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Symposium Explores Paths to Commercialization

February 26, 2010 4:45 AM
Mark Miester newwave@tulane.edu

For the 17th Burkenroad Symposium on Business and Society, three nationally respected experts in the areas of nanotechnology, alternative energy and regenerative medicine offered their thoughts on what it takes to bring cutting-edge technologies to market.


Commercializing new technologies is a familiar topic for Burkenroad Institute symposium speakers Thomas Clarkson, left, David Carroll, center, and Stephen Conners, right. (Photos by Darryl Glade)

The symposium, an annual presentation of the Burkenroad Institute, took place on Friday (Feb. 26) in the Lavin-Bernick Center. Laura B. Cardinal, Exxon Professor of Strategy and director of the institute, moderated the event. The institute is part of the A. B. Freeman School of Business.

David L. Carroll, director of the Center for Nanotechnology and Molecular Materials at Wake Forest University, has spun off successful companies from technologies developed at the center.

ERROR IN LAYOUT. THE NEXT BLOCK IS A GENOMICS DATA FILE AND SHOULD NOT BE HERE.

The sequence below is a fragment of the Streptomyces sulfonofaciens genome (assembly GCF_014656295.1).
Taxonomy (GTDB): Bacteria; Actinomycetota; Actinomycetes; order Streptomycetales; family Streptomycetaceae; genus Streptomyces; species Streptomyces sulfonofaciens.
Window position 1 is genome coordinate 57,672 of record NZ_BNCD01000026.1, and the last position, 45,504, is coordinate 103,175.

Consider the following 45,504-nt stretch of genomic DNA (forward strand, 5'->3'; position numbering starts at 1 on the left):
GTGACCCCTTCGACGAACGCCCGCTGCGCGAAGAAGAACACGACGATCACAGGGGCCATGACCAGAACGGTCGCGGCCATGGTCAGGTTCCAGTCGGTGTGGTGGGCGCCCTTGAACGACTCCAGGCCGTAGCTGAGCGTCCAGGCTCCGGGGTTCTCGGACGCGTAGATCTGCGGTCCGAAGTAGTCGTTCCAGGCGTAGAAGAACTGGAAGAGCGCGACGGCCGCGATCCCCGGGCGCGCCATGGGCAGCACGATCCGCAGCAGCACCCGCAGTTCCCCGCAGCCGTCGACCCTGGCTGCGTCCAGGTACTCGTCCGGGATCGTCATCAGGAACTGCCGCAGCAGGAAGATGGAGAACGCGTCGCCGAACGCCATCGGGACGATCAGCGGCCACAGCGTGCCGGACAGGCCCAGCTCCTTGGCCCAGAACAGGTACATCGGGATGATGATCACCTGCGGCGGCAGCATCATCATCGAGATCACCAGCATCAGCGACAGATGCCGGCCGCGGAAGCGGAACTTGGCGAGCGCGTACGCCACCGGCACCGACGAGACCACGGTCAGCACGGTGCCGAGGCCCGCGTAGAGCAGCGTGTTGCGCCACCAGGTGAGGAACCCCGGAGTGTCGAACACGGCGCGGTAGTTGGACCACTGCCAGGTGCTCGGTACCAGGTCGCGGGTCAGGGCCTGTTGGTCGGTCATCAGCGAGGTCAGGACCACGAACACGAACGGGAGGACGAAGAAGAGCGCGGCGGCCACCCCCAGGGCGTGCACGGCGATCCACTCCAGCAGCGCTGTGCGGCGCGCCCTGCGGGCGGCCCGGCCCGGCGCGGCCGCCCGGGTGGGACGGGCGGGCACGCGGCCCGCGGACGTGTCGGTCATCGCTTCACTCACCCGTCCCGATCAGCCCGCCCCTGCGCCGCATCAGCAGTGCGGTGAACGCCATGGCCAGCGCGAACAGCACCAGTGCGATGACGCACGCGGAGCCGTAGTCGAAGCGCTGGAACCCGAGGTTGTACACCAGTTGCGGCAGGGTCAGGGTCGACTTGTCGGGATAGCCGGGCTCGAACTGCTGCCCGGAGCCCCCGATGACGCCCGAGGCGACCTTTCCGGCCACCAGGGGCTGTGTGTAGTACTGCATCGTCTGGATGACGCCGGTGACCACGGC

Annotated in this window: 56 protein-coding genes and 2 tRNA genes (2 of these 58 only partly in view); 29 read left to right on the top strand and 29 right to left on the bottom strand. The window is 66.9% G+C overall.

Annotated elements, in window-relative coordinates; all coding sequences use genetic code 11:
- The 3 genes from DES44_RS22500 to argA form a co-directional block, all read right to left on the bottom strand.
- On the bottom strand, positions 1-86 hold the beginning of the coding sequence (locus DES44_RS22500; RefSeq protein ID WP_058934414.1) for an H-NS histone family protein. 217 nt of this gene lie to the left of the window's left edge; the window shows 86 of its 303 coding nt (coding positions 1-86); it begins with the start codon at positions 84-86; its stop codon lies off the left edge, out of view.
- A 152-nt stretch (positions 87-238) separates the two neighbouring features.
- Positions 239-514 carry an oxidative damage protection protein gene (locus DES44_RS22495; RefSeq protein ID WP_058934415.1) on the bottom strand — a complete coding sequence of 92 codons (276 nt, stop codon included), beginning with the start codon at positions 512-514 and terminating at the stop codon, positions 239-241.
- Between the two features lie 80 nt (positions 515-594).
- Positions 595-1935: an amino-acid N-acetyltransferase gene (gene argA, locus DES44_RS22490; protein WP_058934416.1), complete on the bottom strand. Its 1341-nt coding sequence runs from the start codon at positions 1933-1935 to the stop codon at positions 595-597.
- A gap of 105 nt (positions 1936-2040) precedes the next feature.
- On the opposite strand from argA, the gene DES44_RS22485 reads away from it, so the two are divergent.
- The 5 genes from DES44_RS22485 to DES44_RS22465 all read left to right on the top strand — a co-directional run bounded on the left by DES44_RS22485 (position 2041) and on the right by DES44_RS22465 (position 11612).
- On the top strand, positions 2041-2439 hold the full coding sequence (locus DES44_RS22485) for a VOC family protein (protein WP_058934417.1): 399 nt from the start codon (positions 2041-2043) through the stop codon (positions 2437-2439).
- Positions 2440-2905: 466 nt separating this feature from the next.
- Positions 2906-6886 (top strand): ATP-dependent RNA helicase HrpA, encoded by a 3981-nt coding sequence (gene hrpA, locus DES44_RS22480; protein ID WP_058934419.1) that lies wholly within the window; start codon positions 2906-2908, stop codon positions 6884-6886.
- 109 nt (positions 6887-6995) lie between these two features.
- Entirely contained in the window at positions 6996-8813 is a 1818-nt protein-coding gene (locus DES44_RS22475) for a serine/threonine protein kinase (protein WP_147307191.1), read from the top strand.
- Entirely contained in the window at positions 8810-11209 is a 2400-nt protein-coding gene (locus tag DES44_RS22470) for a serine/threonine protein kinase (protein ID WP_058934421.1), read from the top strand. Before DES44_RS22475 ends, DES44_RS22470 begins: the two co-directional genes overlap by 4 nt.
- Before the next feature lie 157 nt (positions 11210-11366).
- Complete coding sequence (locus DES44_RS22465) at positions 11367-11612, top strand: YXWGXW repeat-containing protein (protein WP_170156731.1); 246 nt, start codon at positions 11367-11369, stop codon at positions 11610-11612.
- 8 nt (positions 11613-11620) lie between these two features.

"Typically speaking, the technology you're trying to spin off does work—it's been vetted, it's been published, it's been patented," Carroll said. "[The challenge is] getting the management team together and realizing that what you're trying to do is to develop a product and aim it squarely at a marketplace."

Stephen R. Connors, director of the Analysis Group for Regional Energy Alternatives at Massachusetts Institute of Technology, emphasized the importance of focusing on market dynamics rather than the technology in isolation.

"Snake oil is not a biofuel," he quipped. "The basic chemical process may be right, but that doesn't mean it's a business, let alone an industry. As you evaluate some pitch for a novel energy technology that's going to give you some competitive edge, what's the market niche?"

Thomas B. Clarkson, director of planning and business development at the Institute of Regenerative Medicine of Wake Forest University, discussed the institute's unique approach to commercializing technologies.

At Wake Forest, an internal organization focuses on clinical trials while an external group focuses on management, business issues and funding.

"When you move programs through the different steps of clinical trials by having two cooperating organizations, you can be more efficient at bringing technologies to market," he said.

Mark Miester is the editor of Freeman magazine for the A. B. Freeman School of Business.